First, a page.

mouse was carrying slung across his back and shoulders. A hail of arrows hit the main party below, shrews
    fell slain and wounded as the mouse in the lead shouted:
    “Ambush! They’re on our right flank. Follow me!”
    They rushed for cover in the protection of the forest to their left, Stonefleck dashed down the hill after
    them.
    “Charge!”
    It was a lucky accident that Stonefleck tripped over a protruding tree root. The rats swarmed past him
    in a headlong attack, only to be met by Matthias and Orlando.
    The two warriors had taken a temporary stand, allowing the rest of their party to get away. Armed only
    with bows and arrows, the rats could not fire in close combat. Orlando took the first two with a cleaving
    sideways chop of the huge war axe, while Matthias stepped swiftly from behind a tree and slew a rat who
    was dashing past. Turning quickly, he took another on the point of his sword. Orlando thundered into a
    group of the front runners. Wielding his axe, he scattered them like chaff, roaring aloud his battlecry:
    “Eulaliaaaaa!”
    “Redwalllll!”
    Matthias was at his side, the scything, whirling blade cutting a deadly pattern of cold steel amid the
    rats.
    Stunned by the shock of the wild attack, the rat horde fell back. Stonefleck ran up, urging them forward.
    “Rush them, there’s only two. Come on!”
    They regrouped and dashed in, yelling wildly, but the two warriors were gone!
    Matthias and Orlando ran panting into the main party a short distance ahead. The warrior mouse was
    angry.
    “Why didn’t you keep running? We would have caught up with you.”
    Basil shook his head. “We couldn’t, not after we heard all the screams and shouts from back there. We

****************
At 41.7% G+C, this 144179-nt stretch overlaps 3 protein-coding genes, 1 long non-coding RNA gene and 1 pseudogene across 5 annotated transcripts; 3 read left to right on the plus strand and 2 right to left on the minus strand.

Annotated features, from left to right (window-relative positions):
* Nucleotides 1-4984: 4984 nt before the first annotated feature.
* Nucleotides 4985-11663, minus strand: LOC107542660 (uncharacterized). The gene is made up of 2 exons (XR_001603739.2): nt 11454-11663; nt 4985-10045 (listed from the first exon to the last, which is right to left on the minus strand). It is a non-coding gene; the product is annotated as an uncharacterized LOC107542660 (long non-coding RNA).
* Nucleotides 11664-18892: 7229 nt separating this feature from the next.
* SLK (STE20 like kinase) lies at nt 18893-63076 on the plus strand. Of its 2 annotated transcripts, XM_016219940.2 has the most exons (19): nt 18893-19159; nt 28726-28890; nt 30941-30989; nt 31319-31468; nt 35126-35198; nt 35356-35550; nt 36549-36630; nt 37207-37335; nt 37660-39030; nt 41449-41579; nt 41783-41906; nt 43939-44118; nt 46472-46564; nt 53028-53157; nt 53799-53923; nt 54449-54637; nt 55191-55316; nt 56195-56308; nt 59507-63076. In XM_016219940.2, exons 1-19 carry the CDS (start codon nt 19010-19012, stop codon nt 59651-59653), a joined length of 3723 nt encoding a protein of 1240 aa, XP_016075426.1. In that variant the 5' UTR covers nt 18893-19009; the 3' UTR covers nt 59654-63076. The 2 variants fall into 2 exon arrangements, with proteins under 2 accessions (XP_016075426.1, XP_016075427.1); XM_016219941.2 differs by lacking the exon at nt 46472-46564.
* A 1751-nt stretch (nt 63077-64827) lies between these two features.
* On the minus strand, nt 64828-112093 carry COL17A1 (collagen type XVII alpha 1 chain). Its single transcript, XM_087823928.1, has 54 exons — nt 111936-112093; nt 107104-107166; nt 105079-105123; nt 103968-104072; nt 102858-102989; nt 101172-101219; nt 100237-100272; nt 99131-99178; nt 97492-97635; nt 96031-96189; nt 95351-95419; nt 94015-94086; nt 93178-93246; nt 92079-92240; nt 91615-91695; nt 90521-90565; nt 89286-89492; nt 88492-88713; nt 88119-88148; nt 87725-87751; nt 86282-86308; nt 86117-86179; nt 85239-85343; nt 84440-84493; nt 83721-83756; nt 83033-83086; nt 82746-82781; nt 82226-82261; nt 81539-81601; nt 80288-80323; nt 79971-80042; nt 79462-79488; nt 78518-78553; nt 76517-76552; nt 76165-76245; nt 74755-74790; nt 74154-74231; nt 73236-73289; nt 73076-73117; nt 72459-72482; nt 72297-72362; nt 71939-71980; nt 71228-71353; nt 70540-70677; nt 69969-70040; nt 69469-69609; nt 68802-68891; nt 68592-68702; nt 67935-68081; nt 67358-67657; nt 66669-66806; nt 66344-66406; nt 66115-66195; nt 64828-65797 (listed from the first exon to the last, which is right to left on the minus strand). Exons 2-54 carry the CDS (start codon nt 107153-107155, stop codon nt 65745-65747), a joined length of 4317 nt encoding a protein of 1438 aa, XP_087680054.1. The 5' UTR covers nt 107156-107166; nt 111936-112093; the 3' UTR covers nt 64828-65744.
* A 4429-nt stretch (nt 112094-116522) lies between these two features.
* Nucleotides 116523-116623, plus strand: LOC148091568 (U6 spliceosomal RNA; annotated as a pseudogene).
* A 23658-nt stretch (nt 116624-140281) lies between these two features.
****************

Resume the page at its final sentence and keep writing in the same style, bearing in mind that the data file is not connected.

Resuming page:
were about to go back and help you.”
    “You should have kept going,” Matthias repeated. “No time to argue now, here they come again.”
    Log-a-Log broke into a run, pointing ahead. “Look, there’s a clearing over that way. Let’s get to the
    other side of it and hold them off with our slings.”
    Stonefleck and his horde were hot on the trail. They had covered half the clearing when a deep shrew voice
    called out:
    “Sling!”
    A rain of hard river pebbles struck the rats, felling several and driving the rest back. Stonefleck grouped
    his force at the other side of the clearing. They stood among the trees and returned fire with arrows.
    Screams and cries rang out as the battle raged back and forth, shafts going one way, stones flying the other.
    Basil took charge of the slingers, forming them into three ranks.
    “First rank, sling and reload! Second rank, sling and reload! Third rank, sling and reload!” he ordered.
    Matthias and his friends did as best as they could, dodging from tree to tree, picking off the odd rat
    with their slings.
    Jess took a brief respite and dropped down by Matthias.
    “I’m out of stones. Have you got many left?” she asked the warrior mouse.
    “Hardly any. They’re no match for arrows, Jess. Look, there’s more rats arriving by the moment; we’re
    outnumbered by at least ten to one.”
    “At least. They only have to follow us and pick us off one by one, and we can’t make a run for it now,
    their firepower is too heavy. I’d hate to die this far from Redwall, Matthias.”
    “Me too, Jess, but they’ve got us pinned down now. It was a mistake to try and make a stand, but